After years of being bombarded with a television diet heavy on a bizarre combination of nudity, sexual innuendo and political propaganda, Italian TV viewers are fighting back.
A Catholic media center in the northern town of Padua is doing something unheard of: Organizing a letter-writing campaign targeted at Silvio Berlusconi and RAI to protest sex and violence on TV.
Foreigners tuning in to Italian TV are often amazed by what they see: The blood-spattered victim of a Mafia hit man, live from Palermo; national political figures insulting one another with four-letter words in televised debates; a lunchtime variety show featuring 100 teenage girls playing games in Lycra miniskirts.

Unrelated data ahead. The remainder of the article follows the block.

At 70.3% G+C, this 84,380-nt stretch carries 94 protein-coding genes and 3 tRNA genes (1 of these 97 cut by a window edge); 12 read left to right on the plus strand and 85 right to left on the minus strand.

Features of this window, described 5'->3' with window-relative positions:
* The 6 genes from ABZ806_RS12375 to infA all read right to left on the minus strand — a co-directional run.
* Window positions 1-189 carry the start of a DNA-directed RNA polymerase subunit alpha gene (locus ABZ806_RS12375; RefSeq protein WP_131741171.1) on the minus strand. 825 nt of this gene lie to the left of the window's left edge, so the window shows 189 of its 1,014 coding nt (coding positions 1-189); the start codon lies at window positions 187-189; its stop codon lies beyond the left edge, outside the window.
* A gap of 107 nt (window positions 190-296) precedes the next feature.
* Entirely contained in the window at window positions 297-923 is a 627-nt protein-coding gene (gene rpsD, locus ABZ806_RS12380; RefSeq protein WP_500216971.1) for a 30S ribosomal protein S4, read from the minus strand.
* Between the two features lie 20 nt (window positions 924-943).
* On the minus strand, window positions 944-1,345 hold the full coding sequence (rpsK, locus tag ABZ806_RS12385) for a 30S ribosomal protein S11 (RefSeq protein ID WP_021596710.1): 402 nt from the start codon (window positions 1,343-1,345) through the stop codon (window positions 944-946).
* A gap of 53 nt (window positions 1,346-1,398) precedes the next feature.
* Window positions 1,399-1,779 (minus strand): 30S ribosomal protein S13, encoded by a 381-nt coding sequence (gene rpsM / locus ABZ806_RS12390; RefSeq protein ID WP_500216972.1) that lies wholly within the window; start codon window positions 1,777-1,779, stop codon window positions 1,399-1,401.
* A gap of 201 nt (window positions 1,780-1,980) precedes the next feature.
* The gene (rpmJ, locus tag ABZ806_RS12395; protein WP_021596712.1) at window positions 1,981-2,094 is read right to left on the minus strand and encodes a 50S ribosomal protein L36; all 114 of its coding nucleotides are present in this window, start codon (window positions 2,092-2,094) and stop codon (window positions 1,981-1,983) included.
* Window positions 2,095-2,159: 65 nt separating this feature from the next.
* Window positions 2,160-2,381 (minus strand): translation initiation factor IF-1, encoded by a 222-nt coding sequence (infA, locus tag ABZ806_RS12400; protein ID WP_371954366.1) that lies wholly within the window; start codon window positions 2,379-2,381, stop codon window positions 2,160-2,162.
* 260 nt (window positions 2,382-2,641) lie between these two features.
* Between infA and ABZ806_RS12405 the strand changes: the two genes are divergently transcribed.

Italian TV has attracted international attention for its freewheeling attitude toward showing nudity and even sex on the small screen. A decade of deregulation has made the Italo airwaves into a lustful, if somewhat vacuous celebration of extremism.
Ten years ago, Italian TV viewers were probably delighted when RAI’s monopoly was challenged by Silvio Berlusconi–it meant that the pubcaster’s programming veered from drab to lively. Now the mood of the country is turning as recession looms and corrupt politicians are being put in jail in an ongoing bribery scandal.